Saturday, 1 November 2014

How to Launch a 65Gbps DDoS, and How to Stop One

Yesterday I posted a post mortem on an outage we had Saturday. The outage was caused when we applied an overly aggressive rate limit to traffic on our network while battling a determined DDoS attacker. In the process of writing it I mentioned that we'd seen a 65Gbps DDoS earlier on Saturday. I've received several questions since that all go something like: "65Gbps DDoS!? Who launches such an attack and how do you defend yourself against it?!" So I thought I'd give a bit more detail.
What Constitutes a Big DDoS?
A 65Gbps DDoS is a big attack, easily in the top 5% of the biggest attacks we see. The graph below shows the volume of the attack hitting our EU data centers (the green line represents inbound traffic). When an attack is 65Gbps that means every second 65 Gigabits of data is sent to our network. That's the equivalent data volume of watching 3,400 HD TV channels all at the same time. It's a ton of data. Most network connections are measured in 100Mbps, 1Gbps or 10Gbps so attacks like this would quickly saturate even a large Internet connection.
At CloudFlare, an attack needs to get over about 5Gbps to set off alarms with our ops team. Even then, our automated network defenses usually stop attacks without the need of any manual intervention. When an attack gets up in the tens of Gigabits of data per second, our ops team starts monitoring the attack: applying filters and shifting traffic to ensure the attacked customer's site stays online and none of the rest of our network is affected.
So You Want to Launch a DDoS
So how does an attacker generate 65Gbps of traffic? It is highly unlikely that the attacker has a single machine with a big enough Internet connection to generate that much traffic on its own. One way to generate that much traffic is through a botnet. A botnet is a collection of PCs that have been compromised with a virus and can be controlled by what is known as a botnet herder.
Botnet herders will often rent out access to their botnets, often billing in 15 minute increments (just like lawyers). Rental prices depend on the size of the botnets. Traditionally, email spammers purchased time on botnets in order to send their messages to appear to come from a large number of sources. As email spam has become less profitable with the rise of better spam filters, botnet herders have increasingly turned to renting out their networks of compromised machines to attackers wanting to launch a DDoS attack.
To launch a 65Gbps attack, you'd need a botnet with at least 65,000 compromised machines each capable of sending 1Mbps of upstream data. Given that many of these compromised computers are in the developing world where connections are slower, and many of the machines that make up part of a botnet may not be online at any given time, the actual size of the botnet necessary to launch that attack would likely need to be at least 10x that size. While by no means unheard of, that's a large botnet and using all its resources to launch a DDoS risks ISPs detecting many of the compromised machines and taking them offline.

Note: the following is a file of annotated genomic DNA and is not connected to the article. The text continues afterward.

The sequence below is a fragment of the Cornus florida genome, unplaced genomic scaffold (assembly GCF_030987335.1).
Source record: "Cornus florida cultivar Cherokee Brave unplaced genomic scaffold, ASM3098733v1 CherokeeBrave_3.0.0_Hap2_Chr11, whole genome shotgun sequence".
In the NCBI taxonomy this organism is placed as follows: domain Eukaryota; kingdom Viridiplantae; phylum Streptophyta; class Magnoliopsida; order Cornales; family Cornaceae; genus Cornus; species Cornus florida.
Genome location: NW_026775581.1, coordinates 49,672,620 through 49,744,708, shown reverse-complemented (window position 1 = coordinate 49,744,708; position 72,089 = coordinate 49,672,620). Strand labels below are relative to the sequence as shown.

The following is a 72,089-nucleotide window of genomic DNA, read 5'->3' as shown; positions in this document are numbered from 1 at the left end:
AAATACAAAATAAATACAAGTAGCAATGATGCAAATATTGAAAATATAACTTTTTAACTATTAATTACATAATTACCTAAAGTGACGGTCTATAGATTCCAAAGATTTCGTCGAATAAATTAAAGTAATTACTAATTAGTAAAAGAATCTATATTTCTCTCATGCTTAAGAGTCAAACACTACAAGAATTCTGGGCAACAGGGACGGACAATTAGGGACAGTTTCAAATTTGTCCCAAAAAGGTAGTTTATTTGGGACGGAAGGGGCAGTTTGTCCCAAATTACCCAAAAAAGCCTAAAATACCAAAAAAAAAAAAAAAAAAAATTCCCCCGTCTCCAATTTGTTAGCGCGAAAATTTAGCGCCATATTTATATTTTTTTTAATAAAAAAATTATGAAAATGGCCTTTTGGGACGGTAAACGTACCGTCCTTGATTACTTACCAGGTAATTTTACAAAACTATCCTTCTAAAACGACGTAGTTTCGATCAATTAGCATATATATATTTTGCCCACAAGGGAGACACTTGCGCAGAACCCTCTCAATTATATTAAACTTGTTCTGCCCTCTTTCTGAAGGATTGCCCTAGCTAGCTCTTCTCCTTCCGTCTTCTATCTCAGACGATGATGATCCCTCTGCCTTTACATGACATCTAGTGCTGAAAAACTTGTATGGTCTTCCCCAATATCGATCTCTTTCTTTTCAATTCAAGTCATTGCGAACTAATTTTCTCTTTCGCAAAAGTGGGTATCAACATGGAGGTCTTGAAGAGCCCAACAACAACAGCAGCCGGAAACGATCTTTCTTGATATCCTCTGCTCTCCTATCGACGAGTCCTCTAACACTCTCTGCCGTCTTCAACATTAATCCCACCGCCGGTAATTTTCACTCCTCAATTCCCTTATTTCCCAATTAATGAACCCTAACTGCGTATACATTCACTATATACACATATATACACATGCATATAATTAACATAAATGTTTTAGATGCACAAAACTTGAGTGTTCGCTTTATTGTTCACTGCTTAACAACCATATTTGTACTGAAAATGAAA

Amplifying the Attacks
Since renting a large botnet can be expensive and unwieldy, attackers typically look for additional ways to amplify the size of their attacks. The attack on Saturday used one such amplification technique called DNS reflection. To understand how these work, you need to understand a bit about how DNS works.
When you first sign up for an Internet connection, your ISP will provide you with a recursive DNS server, also known as a DNS resolver. When you click on a link, your computer sends a lookup to your ISP's DNS resolver. The lookup is asking a question, like: what is the IP address of the server for If the DNS resolver you query knows the answer, because someone has already asked it recently and the answer is cached, it responds. If it doesn't, it passes the request on to the authoritative DNS for the domain.
Typically, an ISP's DNS resolvers are setup to only answer requests from the ISP's clients. Unfortunately, there are a large number of misconfigured DNS resolvers that will accept queries from anyone on the Internet. These are known as "open resolvers" and they are a sort of latent landmine on the Internet just waiting to explode when misused.
DNS queries are usually sent via the UDP protocol. UDP is a fire-and-forget protocol, meaning that there is no handshake to establish that where a packet says it is coming from actually is where it is coming from. This means, if you're an attacker, you can forge the header of a UDP packet to say it is coming from a particular IP you want to attack and send that forged packet to an open DNS resolver. The DNS resolver will reply back with a response to the forged IP address with an answer to whatever question was asked.
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